The Italian Countryside – One of Europe’s Best Al-Fresco Playgrounds
Combing exercise with the well loved Italian gastronomy delights (and of course with the obligatory vino stop along the way), you are spoilt for choice when it comes to exploring the great Italian outdoors. Whether it be the majestic alps, scenic lakes, historical hill top towns, vine-laden fields, or just simply the postcard perfect countryside, there is more than enough inspiration to find that Italian phrase book on the bookshelf and get yourself to the birthplace of “La Dolce Vita”!
What better way to really take in that stunning scenery, and be sure you get to stop off at all those off-the-beaten-track trattoria’s, than by taking the slow road by bike, or even slower, by hiking. There are numerous ideas for the outdoor enthusiasts to immerse themselves into the fine Italian culture. How about tasty cycling trips on the Chianti wine trails or a walk through the Piedmont region where a ‘walk in the woods’ turns into a gourmet adventure in search of the elusive truffle.
The Stunning Village of Vernazza in Cinque Terre
You will find plenty of other adventurous ideas here…
Thousands of kilometres of sentieri (marked trails) crisscross Italy, ranging from mountain treks to gentle lakeside passeggiate (strolls). In season (the end of June to September), northern Italy’s sweeping Alps provide superb walking with breathtaking backdrops.
South of the Valle d’Aosta in Piedmont, delicious rambles lace the truffle-and vine-laden countryside of Alba. Further south on the coast, Liguria’s Cinque Terre lets you village-hop along terraced hills choked with olive groves and dry-stone-walled vineyards.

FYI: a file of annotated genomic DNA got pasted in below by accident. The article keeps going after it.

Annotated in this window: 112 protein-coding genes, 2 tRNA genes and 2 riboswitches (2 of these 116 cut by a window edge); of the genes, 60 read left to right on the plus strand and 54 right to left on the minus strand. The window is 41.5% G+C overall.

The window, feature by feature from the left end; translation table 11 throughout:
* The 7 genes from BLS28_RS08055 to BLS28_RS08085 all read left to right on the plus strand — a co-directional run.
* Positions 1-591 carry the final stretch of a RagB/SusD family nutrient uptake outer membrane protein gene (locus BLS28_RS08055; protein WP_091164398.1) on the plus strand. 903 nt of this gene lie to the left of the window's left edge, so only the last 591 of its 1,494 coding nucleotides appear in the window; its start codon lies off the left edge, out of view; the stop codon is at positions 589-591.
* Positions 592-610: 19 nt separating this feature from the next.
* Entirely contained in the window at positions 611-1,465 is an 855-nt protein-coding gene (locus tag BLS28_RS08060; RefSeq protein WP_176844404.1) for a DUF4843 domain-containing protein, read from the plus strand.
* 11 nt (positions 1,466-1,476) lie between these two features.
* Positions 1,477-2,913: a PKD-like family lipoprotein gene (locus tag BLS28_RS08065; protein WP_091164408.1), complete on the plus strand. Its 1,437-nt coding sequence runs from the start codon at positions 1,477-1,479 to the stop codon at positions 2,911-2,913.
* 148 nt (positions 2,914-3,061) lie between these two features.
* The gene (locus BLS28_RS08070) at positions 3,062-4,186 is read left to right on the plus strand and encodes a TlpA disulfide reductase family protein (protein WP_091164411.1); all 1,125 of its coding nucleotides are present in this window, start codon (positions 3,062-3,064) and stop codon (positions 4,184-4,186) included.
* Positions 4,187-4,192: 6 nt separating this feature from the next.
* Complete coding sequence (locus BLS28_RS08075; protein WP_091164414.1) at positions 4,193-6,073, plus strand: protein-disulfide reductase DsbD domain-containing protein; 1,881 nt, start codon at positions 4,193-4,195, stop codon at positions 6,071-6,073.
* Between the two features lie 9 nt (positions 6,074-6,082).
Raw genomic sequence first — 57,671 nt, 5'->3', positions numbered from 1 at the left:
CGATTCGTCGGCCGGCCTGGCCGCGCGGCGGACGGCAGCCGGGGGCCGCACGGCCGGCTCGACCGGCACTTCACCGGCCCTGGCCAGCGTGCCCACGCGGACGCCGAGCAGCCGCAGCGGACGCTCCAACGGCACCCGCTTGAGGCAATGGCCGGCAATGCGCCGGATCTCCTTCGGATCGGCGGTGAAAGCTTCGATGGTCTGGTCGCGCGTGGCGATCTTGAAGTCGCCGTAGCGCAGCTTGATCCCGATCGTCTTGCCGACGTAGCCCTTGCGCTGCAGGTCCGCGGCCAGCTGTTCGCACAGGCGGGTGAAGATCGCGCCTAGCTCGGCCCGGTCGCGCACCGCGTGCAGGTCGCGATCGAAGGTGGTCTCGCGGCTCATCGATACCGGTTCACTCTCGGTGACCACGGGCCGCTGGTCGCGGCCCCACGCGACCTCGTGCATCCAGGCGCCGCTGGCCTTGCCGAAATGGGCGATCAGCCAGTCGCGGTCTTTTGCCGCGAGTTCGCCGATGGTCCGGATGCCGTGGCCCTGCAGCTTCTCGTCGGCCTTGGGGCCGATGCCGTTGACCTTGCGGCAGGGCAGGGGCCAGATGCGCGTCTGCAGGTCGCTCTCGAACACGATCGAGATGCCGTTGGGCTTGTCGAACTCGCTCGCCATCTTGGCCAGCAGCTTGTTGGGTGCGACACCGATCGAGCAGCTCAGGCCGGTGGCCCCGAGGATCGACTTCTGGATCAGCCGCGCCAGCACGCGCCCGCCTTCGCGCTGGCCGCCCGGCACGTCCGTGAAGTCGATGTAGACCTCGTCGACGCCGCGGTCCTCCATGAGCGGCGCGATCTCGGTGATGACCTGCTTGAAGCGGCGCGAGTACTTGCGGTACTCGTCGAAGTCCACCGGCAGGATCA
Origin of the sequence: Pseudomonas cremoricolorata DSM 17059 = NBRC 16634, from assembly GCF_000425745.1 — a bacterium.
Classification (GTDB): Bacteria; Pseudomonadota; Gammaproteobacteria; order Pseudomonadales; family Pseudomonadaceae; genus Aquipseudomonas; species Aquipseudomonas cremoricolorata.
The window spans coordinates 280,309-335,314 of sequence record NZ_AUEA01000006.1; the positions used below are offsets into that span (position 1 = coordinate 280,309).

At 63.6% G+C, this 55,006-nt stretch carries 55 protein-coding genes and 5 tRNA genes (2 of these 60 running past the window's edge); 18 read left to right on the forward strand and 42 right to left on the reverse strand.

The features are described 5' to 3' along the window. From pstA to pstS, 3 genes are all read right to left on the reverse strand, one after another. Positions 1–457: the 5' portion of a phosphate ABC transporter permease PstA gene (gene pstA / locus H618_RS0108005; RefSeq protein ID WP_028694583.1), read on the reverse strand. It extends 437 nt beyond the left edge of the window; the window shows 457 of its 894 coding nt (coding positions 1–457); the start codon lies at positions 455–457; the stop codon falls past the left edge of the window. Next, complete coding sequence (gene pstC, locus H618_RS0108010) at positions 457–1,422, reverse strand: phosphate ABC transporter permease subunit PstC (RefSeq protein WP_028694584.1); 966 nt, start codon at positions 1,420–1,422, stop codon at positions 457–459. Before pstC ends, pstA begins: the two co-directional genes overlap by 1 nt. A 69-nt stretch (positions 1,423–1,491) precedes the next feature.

More vino-centric strolls await in Tuscany’s Chianti region, while further east in Assisi, you can walk in the footsteps of St Francis on the wooded Monte Subasio. On the trails above the Amalfi Coast, age-old paths disappear into wooded mountains and ancient olive groves, skirt plunging cliffs, and offer the finest coastal views this side of heaven.
Even closer to Naples, Mt Vesuvius offers a relatively easy walk up to its ashen crater, from where the views across Naples, the bay islands and the Apennines strangely redeem this slumbering menace.
For more peering into craters, consider the more challenging climb up Sicily’s Mt Etna or a trek up the Fossa di Vulcano on the island of Vulcano. It is about an hour’s scramble to the lowest point of the crater’s edge (290m), but once you reach the top, the sight of the steaming crater encrusted with red and yellow crystals is reward enough.
For the ultimate Italian cycling experience, hit the saddle in spring, when it’s not too hot and the countryside is ablaze with wildflowers. Whether you want a gentle ride between trattorias or a 100km road-race, you’ll find a route to suit in Italy, with tourist offices usually providing details on trails and guided rides.
Cyclists adore Tuscany’s famously rolling countryside, particularly the Chianti area south of Florence. Foodies can combine exercise and feasting on a guided, day-long bike tour of the region. Neighbouring Umbria is also a great place to pedal, with an abundance of beautiful landscapes and quiet country roads.
Further north, the flatlands of Emilia-Romagna make bike touring a relative breeze. Add to this some of Italy’s most celebrated culinary towns, and you could easily spend a week cycling from one producer to the next, with pit stops at Michelin-star restaurants and rustic osterie.
– Robert Reid
See BBC Travel for the entire story